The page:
The Prequel trilogy was very simply supposed to be the rise and fall of Anakin Skywalker, who becomes Darth Vader.
How on earth do you **** that up?
Now look at the 3 movies as they are. First two suck, third one is much better. And guess what, Anakin, is a child in the first two. Hellllllllooooooo George.
While he was busy trying to fascinate kids, he lost what made the OG's so great. Story, fear, heroes, backstory, drama, and dialogue.
Ewan McGregor is a great actor. He was literally worthless in the first two films. Natalie Portman, Samuel L freaking Jackson. Liam Neeson. They all sucked. Not because they didn't do their jobs, the writers didn't do theirs. Horrible plots, dumb storylines, pointless scenes, just watered down, dumbed down, stupidity.
By Sith, the story was locked in, they had no other Jar Jar **** to screw around with, they stayed in the lane they shoulda been in the whole time, and guess what, all of them played MUCH better. Ewan was great, he really was Obi Wan. He was decimated by Anakin turning. Samuel was better. Portman was MUCH better. Even Jimmy Smits did solid work as Bail Organa. All because the story was clearer to tell.
Lucas completely screwed himself with all that sepratist crap in Menace, and podracing children, and born of the force, blah blah blah. Get the **** outta here.
#2 is Attack of the Clones. They fight for 12 minutes at the end of the film.
Darth Maul gets 19 minutes of screen time.
The story of Anakin, the rise of Darth Vader, and Vader gets 2 minutes of screen time.
How in the blue **** do you do stupid **** like that, in 7 hours worth of movies? My God, Lucas should be brought up on charges.
You start Menace with some Sidious, Maul, Padme in danger, upper teens/lower 20's promising young Jedi Anakin, they get together, battle some Sith, spaceships, mix in some political positioning, Senates, etc like the first one eludes to. Two sides opposing, creation of a clone army, on the brink of war, roll credits. My **** is hard.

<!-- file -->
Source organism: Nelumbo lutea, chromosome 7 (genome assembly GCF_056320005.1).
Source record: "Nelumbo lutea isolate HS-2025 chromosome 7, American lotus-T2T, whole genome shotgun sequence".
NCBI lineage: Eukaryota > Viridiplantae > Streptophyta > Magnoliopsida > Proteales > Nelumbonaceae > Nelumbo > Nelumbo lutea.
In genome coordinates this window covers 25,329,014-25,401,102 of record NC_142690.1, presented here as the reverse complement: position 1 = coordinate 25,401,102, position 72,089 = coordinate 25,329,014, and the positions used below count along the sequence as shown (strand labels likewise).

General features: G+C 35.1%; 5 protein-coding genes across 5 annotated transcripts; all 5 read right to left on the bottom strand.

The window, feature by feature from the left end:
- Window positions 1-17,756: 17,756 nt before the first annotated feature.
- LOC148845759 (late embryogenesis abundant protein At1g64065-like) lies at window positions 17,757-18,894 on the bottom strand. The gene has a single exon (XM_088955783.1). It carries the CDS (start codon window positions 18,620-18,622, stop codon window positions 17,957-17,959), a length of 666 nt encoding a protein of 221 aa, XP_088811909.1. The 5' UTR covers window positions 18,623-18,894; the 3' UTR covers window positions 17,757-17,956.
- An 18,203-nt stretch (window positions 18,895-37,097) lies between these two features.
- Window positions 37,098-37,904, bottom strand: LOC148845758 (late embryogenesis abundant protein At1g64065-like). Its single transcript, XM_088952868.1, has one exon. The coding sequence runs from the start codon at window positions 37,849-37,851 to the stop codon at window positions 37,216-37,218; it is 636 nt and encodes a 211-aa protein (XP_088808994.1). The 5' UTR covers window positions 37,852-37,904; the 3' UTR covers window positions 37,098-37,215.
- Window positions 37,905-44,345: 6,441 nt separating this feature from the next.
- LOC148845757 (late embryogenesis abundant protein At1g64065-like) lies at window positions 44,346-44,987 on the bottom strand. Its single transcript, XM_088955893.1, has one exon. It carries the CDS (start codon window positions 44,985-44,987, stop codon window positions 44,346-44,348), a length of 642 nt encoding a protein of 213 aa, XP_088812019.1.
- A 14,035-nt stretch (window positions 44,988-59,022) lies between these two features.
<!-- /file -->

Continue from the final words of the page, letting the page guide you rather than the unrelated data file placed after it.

Come back for 2, Clone Wars pop off (cinematic history!!!) Jedi fighting, Maul out there dancin, Anakin is able to take him, but has to dance on the darkside to get there. Stuff goes on with Padme, Sidious uses her as a pawn, gets Anakin viewing things differently, tension with Obi Wan, etc etc. By the end of the 2nd film, you can see Anakin is swaying, the Clone Wars are in full effect, mix in some other plot points/storylines, you close the film, we're all ready for the final chapter.
Sith, like I said, in the first 30-40 minutes, Anakin is turned. He faces off with Obi Wan, doesn't work out, black suit, Vader emerges, here we go. Boba Fett comes in, other bounty hunters, Vader hunts the Jedi down, kills them one by one. Hell, have him storm the freaking Jedi Temple with Sidious and Fett, and watch people like myself suddenly become one with the force and die in their seats. Yoda escapes, runs into hiding. Padme delivers twins, Vader doesn't know (nor care) and Ben takes Luke to Tatooine, Bail with Leia, no problem there.
The whole point would be, you would have 3 full movies of Anakin, just like you did Luke, only darker, sadder, and move evil. Vader in his prime, slaying Jedi would be about the most epic story ever told, and it would make more money than The Notebook on Valentines day. Prime Vader with his red lightsaber, not the old man that fought his own son 25 years later.
The story of Anakin, and we didn't get one single glimpse of Darth Vader and his red lightsaber doin work.
One of the greatest convo's in the EU, ever.
“While we're waiting for the Force to announce its presence,” she said, “I did want to say something. I want you to understand, this suit is not personal. Even when we were on opposite sides, representing enemy forces, I had every respect for you. In reviewing your records, it became clear to me that you have had a significant and beneficial effect on the galaxy.”
Luke raised an eyebrow. “But you still need so very much to make the Jedi a mindlessly obedient branch of the government that you're pursuing the trial.”
“It's not about obedience.”
“Oh, that's right. It's about not detecting a Jedi turning to evil. Which we should be able to do far more easily than, say, noticing an Imperial leader growing so callous that he'd obliterate an entire innocent world to convince other worlds to obey.”
Daala became very still. Her face gave away no emotion, but Luke could feel, just for a moment, the pain she had experienced long ago as her love, respect, and even understanding for Grand Moff Wilhuff Tarkin withered and faded in the wake of the atrocities he had committed in the Emperor's name.
Luke was sorry to make her relive that. But she clearly wanted to exchange blows, and Luke was not unarmed in this match.